In February I went with four friends to India. No, we were not President Clinton’s advance team. My partner of thirteen years, Urvashi Vaid, whom I can’t marry, and wouldn’t if I could, even though we could use some new Corning ware with matching tops, is Indian and we wanted to see from whence she came.
Since our return, I have been reduced to loopy, halting responses to the innocent query, “Soooo? Howazzit?” Perhaps the lingering effects of killer jet lag made me think I could cogently summarize my trip in this space. There already is a whole body of bad work from people sporting dressy bindis, inhaling bidis, strumming sitars, trying to convey their transformations through a haze of sandalwood incense.
So, think of the following as a mercifully short impressionistic slide show, in no particular order. Lights, please.
- In Bombay, a city of 16 million, [stop, review – that’s twice New York City’s population and there’s no neat freak, anal retentive, control queen for mayor, and I wouldn’t wish him on Bombay] we were stuck in one of the grimiest, noisiest, hottest traffic jams I have ever, ever endured. I had my very own claustrophobic passage to India moment, exited my body and transported myself to the sweet spring air of a walk on the jetty in Provincetown. It is not that I am some highly evolved spiritual practitioner. It was pure survival or psychotic break.
- When I was packing for our trip, I thought I would bring some cornball Valentines for my traveling companions, but then quickly forgot about it. Not to worry. In the past ten years, Hallmark has made its mark in India. Any variation of heartshaped schlock was up for bargaining in tiny stalls. India was an easy mark for Eros’ arrows with its long tradition of over the top, swoony romantic movie musicals, cranked out by Bollywood. The romance still centers on arranged marriage, but that proved no consolation to the Hindu Fundamentalist goondas who trashed heart festooned stalls and attacked romantic looking couples on Valentines Day. Roses are red, violets are blue, that western love thing, here is taboo.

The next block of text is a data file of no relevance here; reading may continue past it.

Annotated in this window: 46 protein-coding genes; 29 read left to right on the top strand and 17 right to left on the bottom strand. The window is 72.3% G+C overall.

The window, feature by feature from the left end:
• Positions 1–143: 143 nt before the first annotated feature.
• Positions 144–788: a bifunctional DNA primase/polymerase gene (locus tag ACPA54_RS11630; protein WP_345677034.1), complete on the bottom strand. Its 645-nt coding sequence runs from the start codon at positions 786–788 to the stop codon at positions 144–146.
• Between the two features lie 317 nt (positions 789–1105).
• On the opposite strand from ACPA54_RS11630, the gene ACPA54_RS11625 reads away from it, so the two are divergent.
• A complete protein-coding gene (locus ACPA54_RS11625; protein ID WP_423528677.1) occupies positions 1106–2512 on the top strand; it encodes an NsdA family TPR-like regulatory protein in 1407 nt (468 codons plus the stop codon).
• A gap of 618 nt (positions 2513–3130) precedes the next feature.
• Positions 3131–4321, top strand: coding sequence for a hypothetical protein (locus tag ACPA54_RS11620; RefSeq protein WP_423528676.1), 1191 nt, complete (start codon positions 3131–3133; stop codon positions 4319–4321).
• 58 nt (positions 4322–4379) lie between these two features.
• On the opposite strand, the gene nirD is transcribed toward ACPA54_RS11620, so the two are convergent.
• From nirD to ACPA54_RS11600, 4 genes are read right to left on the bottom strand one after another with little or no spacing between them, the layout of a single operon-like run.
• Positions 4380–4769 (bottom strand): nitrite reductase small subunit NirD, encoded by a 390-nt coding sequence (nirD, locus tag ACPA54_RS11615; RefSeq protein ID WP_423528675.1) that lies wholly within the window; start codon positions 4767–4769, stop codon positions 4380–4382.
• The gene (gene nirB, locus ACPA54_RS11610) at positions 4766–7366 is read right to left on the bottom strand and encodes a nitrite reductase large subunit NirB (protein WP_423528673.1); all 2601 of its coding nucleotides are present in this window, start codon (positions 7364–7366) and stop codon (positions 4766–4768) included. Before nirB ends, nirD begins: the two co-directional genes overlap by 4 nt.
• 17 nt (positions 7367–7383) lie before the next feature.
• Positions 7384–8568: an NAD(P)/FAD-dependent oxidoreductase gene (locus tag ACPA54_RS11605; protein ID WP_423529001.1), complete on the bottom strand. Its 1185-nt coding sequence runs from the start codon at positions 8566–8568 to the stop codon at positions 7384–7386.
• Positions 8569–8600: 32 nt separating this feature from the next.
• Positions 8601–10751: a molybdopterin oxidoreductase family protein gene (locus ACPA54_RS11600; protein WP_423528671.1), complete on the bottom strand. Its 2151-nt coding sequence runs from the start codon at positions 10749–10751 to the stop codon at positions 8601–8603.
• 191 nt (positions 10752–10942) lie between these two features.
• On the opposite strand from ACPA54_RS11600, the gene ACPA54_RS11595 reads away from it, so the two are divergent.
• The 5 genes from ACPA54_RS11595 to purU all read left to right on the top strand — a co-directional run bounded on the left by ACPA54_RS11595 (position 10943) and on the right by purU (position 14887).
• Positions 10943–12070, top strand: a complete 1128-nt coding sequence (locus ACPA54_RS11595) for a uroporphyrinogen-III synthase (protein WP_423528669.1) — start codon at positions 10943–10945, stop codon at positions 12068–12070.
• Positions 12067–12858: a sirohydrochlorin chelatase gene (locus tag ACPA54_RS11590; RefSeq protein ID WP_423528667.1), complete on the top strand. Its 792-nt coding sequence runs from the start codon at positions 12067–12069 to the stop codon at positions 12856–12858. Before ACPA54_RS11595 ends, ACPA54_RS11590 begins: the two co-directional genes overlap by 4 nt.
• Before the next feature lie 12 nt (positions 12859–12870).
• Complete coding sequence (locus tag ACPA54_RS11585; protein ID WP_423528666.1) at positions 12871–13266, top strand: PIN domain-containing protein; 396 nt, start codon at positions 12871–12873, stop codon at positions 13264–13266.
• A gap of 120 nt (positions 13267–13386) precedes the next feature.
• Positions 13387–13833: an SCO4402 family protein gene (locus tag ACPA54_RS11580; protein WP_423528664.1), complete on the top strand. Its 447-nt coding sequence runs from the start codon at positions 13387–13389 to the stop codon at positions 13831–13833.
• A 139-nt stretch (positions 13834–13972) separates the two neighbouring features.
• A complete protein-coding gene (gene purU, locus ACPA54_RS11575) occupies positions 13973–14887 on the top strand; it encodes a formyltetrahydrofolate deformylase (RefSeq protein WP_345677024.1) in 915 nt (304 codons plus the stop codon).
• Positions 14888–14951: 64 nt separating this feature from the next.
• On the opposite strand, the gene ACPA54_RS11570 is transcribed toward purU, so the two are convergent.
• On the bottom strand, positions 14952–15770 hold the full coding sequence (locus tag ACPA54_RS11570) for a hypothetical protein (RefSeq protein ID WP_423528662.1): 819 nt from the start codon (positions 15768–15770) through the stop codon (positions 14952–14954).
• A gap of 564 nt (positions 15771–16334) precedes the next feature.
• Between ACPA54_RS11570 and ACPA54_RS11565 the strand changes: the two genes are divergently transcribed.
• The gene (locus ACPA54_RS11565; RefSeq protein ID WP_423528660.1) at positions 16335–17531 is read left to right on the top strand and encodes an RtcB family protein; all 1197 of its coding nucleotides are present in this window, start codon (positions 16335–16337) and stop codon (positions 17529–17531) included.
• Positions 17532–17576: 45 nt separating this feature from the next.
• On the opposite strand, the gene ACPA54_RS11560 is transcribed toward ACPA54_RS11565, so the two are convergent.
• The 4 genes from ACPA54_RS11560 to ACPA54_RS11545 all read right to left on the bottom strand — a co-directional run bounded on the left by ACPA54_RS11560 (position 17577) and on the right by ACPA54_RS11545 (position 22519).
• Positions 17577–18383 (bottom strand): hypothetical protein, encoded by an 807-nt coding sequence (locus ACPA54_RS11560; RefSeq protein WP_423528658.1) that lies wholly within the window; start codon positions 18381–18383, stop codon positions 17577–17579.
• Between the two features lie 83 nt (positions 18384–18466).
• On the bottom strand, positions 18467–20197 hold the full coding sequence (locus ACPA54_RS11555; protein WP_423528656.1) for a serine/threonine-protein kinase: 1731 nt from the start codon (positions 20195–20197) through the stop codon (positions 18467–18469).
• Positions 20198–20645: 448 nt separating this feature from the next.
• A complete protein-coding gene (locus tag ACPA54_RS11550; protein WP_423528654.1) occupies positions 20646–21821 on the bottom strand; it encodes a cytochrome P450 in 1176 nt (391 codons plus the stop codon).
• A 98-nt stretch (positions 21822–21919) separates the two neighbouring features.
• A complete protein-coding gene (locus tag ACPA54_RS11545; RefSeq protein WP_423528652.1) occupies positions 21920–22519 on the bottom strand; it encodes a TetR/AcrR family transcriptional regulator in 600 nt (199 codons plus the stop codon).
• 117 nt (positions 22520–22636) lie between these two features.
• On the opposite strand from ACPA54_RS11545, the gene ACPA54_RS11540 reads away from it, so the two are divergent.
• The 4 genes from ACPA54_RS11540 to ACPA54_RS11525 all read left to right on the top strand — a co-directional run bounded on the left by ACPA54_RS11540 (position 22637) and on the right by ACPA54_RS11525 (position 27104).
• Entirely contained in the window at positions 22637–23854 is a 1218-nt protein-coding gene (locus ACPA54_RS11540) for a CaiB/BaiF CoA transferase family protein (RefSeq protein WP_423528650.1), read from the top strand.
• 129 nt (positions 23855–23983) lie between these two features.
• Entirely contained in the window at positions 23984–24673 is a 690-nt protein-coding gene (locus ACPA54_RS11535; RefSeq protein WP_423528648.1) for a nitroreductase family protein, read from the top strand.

- At least twice a day, whether we were in the city or the country, at little stalls or cantonment hotels, on planes or in rickshaws, I was “sirred.” With short hair, no sari and minimal bangles, I was addressed “Sir” more times than a character in Peanuts. When one of my fellow travelers wore the silver ankle bracelet we gave him, he stopped traffic in Kerala. One guide book said there are no gay men in India, just “frustrated husbands whose wives won’t give them blow jobs.” In the south, there has been a string of deaths of lesbian couples. The police report them as suicide pacts. Lesbians we met believed they were murders but had been stymied in their inquiries by the families of the women and the police.
- For the three weeks of our visit, Deepa Mehta was all over the news. Fundamentalists shut down her movie set in Benares where she was trying to film Water, a movie about the treatment of Indian widows. Every story had to mention her earlier blasphemy, Fire, the story of two Indian women who fall in love. [See above. Not a Bollywood sanctioned theme.] In Bombay the ratio of men to women is 65% to 35%, due to amniocentesis, starvation, neglect. One guide responded to my frown with, “Why would you want to have a girl?”
- Did I already show this slide? There are a lot of people in India. One billion of them. One sixth of the world’s population. 719 people per square mile. Like fingerprints and snowflakes, I never saw two matching saris. I never saw one large piece of equipment either. India was scrambling to get the place ready for the other Clinton’s visit. People were doing the most intensely physical, non-ergonomic, repetitive, carpal tunnel syndrome inducing, OSHA “Don’ts” work. And if someone fell from the hand-tied bamboo scaffolding four stories up, there were always replacements.
- We returned to Al Gore and George W. fighting over Jesus Christ for their personal savior and running mate; Who Wants to Marry A Multimillionaire? the ABC’s of arranged marriage; California’s passage of its Pre-emptive Prejudice Initiative on how marriage should be arranged; Oscar hoopla over the gender bending Boys Don’t Cry; the continued vilification of Hillary Clinton, not Swank; John McCain’s suicide bomber attack on Fundamentalists in South Carolina.
Lights up, please.
In India the function of religion as social enforcer, and of romance as the beautiful buttress of relentless heterosexuality with its rigid gender roles are perhaps more obvious hallmarks of patriarchy and its oppression of women than in the United States. Because of that, nothing at home looks the same. For that, thank you, India.